Politic: 2012 Edition

If you were not planning not to vote at the 2012 election you NEED to reconsider. Because the fate of porn rest in your hands.
Republican Presidential front-runner, Mitt Romney, may hold the most unpopular stance in American history: he wants to ban as much porn as he can. A 2007 video of Romney promising to place porn filters on every new computer have resurfaced after his legal adviser “assured” President Reagan’s anti-porn legal crusader that Romney sticks by his pledge to curtail porn and resumes prosecution under latent federal obscenity laws.
“Computer pornography has given new meaning to the words ‘home invasion,’” Romney said at a 2007 Values Voter summit, “If I am President, I will work to make sure that every computer sold into the home has an easy to engage pornography filter so that every parent can protect their child from unwanted filth.” Federal obscenity laws used to prosecute porn moguls, such as Hustler’s Larry Flynt, have largely been limited to child pornography since the rise of the Internet, but there’s an open debate as to whether they could be reactivated.
According to The Daily Caller, Romney’s foreign and legal policy director, Alex Wong, personally assured former Justice Department porn prosecutors Patrick Truman and Bob Flores, that a Presidential Romney would go after porn peddlers with a pitchfork. “Wong assured us that Romney is very concerned with this, and that if he’s elected these laws will be enforced,” Trueman told The Daily Caller. ”They promised to vigorously enforce federal adult obscenity laws.”
Prosecutions fell out of fashion with the Clinton administration (thanks the Gods for Clinton), whose Attorney General, Janet Reno, didn’t feel the need to make it a priority. The momentum carried over to the Bush administration. “My understanding was that after 9/11 hit, [Attorney General John Ashcroft] was advised that he’d look frivolous if he did pornography cases,” Trueman said.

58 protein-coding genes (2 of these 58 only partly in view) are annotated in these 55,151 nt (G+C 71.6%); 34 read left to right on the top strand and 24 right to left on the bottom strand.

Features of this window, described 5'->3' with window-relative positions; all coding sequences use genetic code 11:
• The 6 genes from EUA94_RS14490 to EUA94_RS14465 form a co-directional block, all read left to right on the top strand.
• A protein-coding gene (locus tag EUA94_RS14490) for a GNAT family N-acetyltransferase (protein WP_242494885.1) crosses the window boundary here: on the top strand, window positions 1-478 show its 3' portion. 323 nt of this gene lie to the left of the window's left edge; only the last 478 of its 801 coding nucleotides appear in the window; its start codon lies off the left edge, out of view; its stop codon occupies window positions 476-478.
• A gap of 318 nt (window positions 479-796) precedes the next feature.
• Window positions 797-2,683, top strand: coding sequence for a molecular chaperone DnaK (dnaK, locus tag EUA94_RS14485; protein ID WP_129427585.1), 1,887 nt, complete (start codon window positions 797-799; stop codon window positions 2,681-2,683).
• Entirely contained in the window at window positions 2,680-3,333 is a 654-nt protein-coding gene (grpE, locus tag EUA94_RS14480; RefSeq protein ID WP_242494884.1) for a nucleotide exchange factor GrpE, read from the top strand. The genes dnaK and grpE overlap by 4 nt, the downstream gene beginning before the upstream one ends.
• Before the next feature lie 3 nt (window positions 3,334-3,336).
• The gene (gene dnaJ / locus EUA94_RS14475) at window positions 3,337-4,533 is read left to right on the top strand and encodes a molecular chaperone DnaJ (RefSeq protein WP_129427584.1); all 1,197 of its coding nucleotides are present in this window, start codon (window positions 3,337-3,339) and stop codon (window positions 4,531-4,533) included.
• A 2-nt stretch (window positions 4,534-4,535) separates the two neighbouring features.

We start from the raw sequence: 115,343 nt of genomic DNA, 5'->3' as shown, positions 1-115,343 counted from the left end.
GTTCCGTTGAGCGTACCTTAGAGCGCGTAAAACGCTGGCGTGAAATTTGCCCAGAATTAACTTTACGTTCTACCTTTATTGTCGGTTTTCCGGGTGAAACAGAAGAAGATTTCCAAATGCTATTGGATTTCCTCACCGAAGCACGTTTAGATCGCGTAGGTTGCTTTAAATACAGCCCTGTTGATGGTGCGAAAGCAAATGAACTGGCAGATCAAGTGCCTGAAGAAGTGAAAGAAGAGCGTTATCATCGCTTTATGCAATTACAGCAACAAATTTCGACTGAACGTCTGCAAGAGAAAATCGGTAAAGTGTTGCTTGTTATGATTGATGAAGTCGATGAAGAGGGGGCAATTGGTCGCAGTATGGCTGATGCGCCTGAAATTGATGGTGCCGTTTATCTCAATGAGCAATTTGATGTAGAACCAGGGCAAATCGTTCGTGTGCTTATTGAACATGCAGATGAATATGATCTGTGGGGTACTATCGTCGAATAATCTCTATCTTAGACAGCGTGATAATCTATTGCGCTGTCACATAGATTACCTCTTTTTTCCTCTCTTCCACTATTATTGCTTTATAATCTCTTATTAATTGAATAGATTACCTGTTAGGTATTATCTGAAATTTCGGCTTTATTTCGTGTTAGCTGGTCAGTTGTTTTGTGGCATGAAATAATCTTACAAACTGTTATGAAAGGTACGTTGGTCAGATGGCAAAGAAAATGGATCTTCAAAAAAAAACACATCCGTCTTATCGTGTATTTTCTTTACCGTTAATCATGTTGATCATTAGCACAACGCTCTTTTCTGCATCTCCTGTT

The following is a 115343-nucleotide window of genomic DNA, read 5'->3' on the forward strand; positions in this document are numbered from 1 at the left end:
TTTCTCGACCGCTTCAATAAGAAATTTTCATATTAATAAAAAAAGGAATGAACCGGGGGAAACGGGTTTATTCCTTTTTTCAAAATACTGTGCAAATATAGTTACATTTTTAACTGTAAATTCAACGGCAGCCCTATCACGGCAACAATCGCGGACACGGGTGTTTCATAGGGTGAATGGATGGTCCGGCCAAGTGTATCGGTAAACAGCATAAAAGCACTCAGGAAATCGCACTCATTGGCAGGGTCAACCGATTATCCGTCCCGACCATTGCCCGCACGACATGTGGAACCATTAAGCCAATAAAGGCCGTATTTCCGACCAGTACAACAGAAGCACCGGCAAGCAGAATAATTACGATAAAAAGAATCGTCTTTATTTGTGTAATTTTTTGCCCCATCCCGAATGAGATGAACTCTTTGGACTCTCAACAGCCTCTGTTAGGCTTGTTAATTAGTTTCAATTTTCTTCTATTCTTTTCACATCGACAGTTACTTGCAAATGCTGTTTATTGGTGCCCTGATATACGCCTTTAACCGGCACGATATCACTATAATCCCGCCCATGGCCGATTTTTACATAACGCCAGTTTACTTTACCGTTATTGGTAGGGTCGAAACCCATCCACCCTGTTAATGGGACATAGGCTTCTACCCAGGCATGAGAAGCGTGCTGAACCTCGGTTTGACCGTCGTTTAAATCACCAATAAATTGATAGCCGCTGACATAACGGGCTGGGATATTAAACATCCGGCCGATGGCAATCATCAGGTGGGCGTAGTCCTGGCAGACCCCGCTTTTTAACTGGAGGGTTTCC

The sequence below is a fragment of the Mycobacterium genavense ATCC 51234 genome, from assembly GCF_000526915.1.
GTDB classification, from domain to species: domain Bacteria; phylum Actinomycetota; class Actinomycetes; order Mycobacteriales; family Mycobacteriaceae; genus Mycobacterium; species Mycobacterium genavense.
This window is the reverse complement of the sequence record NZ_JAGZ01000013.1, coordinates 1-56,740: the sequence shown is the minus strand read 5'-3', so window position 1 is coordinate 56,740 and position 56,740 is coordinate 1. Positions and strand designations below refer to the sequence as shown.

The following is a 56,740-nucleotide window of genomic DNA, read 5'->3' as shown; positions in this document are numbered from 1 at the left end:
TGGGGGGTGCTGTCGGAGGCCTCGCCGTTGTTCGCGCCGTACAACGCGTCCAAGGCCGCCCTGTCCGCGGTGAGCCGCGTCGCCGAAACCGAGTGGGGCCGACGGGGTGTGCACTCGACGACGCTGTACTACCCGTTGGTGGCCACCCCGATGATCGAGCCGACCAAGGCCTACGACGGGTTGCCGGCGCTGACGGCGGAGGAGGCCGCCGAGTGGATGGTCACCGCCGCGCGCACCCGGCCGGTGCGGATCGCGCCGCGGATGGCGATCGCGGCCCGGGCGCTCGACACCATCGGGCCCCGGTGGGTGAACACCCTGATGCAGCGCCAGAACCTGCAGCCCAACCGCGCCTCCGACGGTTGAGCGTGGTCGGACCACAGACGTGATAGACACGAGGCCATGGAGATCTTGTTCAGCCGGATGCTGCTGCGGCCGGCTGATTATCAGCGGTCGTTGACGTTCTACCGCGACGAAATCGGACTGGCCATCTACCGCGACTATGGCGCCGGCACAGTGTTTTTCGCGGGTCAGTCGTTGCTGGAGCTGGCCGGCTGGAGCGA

The hasn’t stopped die-hard moral crusaders from keeping the promise of obscenity prosecutions on a legal respirator for a time when they can be resuscitated. Utah Senator and libertarian arch-nemesis, Orrin Hatch, recently wrote a strongly worded letter urging current Attorney General Eric Holder to resume the porn purge. Even the Utah Attorney General’s website is keeping hope alive, stating:
“Many people believe material must be legal if it is available in their community such as at a store, on television or on the radio. This belief is false. The mere fact that the material is available does not mean it is legal, but law enforcement cannot seize suspected pornographic material without a court order… Citizen complaints are crucial for prosecutions to occur.”
Legally speaking, porn isn’t protected by the First Amendment. The Supreme Court gave porn prosecutors a present in Miller v. California (1973), declaring that “patently offensive” material that appeals to prurient interests must confirm to contemporary “community standards.”
The ability of a particularly squeamish community to ban porn was once confined to certain geographical locations, but, as the Electronic Frontier Foundation warns, the Internet reaches all communities, and at least one previous court held this to mean that content should conform to the community “most likely to be offended by the message.”
“I think they would probably prosecute”, Flynt said, of Romney’s potential attorney general, but he isn’t worried, “they have nothing to do with the success of the prosecution.”
Cracking down on morally objectionable material might be an unpopular move, but past Attorneys General, such as Alberto Gonzales, have been known to stretch the legal limits of the law to ram through the interests of the current president.


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